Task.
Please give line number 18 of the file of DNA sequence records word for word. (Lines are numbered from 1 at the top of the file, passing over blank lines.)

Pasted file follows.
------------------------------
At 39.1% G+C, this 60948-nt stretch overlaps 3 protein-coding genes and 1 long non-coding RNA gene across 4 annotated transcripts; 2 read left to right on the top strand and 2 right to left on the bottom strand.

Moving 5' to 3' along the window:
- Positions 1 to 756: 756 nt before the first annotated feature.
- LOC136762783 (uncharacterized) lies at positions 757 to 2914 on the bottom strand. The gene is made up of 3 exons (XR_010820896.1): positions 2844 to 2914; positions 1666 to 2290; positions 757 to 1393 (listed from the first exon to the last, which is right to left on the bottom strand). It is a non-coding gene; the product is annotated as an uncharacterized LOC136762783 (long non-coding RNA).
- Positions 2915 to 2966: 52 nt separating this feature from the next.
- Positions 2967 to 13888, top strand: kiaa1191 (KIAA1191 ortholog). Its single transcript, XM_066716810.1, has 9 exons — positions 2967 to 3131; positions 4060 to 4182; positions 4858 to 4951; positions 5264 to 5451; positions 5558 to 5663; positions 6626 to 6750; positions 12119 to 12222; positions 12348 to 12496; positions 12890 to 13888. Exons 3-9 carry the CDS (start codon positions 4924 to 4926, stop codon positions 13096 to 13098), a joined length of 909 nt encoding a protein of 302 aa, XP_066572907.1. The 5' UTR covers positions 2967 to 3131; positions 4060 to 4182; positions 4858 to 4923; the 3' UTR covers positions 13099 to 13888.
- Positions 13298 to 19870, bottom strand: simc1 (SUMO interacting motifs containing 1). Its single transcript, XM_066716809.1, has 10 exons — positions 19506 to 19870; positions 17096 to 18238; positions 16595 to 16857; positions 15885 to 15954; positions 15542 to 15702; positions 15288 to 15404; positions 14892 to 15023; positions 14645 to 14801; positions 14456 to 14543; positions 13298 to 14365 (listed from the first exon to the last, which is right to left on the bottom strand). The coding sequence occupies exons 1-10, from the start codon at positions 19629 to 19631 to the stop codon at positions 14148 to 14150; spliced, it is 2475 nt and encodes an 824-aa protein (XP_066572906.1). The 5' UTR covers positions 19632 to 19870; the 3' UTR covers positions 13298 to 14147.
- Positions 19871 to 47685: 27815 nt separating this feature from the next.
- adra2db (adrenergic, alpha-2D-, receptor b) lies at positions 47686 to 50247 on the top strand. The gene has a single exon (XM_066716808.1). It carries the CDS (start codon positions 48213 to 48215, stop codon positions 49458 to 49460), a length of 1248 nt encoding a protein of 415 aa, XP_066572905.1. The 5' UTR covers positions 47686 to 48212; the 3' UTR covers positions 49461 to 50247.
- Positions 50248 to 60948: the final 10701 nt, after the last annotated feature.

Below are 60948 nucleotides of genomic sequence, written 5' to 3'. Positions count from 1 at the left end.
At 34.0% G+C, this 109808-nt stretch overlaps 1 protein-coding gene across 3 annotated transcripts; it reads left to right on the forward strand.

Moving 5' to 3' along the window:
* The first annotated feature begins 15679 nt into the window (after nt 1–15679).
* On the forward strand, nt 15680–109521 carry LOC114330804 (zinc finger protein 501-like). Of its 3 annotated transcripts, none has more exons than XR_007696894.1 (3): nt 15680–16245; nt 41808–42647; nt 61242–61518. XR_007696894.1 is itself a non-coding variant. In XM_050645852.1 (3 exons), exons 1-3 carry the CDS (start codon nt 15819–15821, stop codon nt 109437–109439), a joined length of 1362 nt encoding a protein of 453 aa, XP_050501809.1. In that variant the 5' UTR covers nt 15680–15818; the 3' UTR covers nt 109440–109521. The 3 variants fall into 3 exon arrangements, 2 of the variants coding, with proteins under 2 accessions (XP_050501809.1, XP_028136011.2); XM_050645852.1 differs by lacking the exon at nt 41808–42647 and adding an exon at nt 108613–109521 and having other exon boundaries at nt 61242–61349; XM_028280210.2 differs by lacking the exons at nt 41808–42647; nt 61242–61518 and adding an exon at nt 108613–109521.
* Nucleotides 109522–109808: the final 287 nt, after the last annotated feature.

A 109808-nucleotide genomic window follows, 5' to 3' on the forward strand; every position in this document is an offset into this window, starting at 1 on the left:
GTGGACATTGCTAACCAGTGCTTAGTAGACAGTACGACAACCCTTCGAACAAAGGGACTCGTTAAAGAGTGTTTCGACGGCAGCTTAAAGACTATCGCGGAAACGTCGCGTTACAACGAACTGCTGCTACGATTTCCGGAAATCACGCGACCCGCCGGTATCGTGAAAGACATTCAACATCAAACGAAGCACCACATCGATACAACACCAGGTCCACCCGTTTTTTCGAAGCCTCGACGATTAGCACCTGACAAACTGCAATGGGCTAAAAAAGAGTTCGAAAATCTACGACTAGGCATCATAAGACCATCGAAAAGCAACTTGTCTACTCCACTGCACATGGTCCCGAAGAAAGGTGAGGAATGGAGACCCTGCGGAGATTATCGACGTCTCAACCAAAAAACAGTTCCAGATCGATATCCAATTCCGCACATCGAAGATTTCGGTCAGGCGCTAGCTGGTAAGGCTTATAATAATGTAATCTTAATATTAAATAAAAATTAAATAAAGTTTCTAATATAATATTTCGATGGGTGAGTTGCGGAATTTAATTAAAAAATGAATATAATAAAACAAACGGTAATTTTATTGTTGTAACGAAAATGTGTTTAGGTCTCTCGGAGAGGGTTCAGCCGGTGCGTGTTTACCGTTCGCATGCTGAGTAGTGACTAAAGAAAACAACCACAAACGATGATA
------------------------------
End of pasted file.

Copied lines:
GTGGACATTGCTAACCAGTGCTTAGTAGACAGTACGACAACCCTTCGAACAAAGGGACTCGTTAAAGAGTGTTTCGACGGCAGCTTAAAGACTATCGCGGAAACGTCGCGTTACAACGAACTGCTGCTACGATTTCCGGAAATCACGCGACCCGCCGGTATCGTGAAAGACATTCAACATCAAACGAAGCACCACATCGATACAACACCAGGTCCACCCGTTTTTTCGAAGCCTCGACGATTAGCACCTGACAAACTGCAATGGGCTAAAAAAGAGTTCGAAAATCTACGACTAGGCATCATAAGACCATCGAAAAGCAACTTGTCTACTCCACTGCACATGGTCCCGAAGAAAGGTGAGGAATGGAGACCCTGCGGAGATTATCGACGTCTCAACCAAAAAACAGTTCCAGATCGATATCCAATTCCGCACATCGAAGATTTCGGTCAGGCGCTAGCTGGTAAGGCTTATAATAATGTAATCTTAATATTAAATAAAAATTAAATAAAGTTTCTAATATAATATTTCGATGGGTGAGTTGCGGAATTTAATTAAAAAATGAATATAATAAAACAAACGGTAATTTTATTGTTGTAACGAAAATGTGTTTAGGTCTCTCGGAGAGGGTTCAGCCGGTGCGTGTTTACCGTTCGCATGCTGAGTAGTGACTAAAGAAAACAACCACAAACGATGATA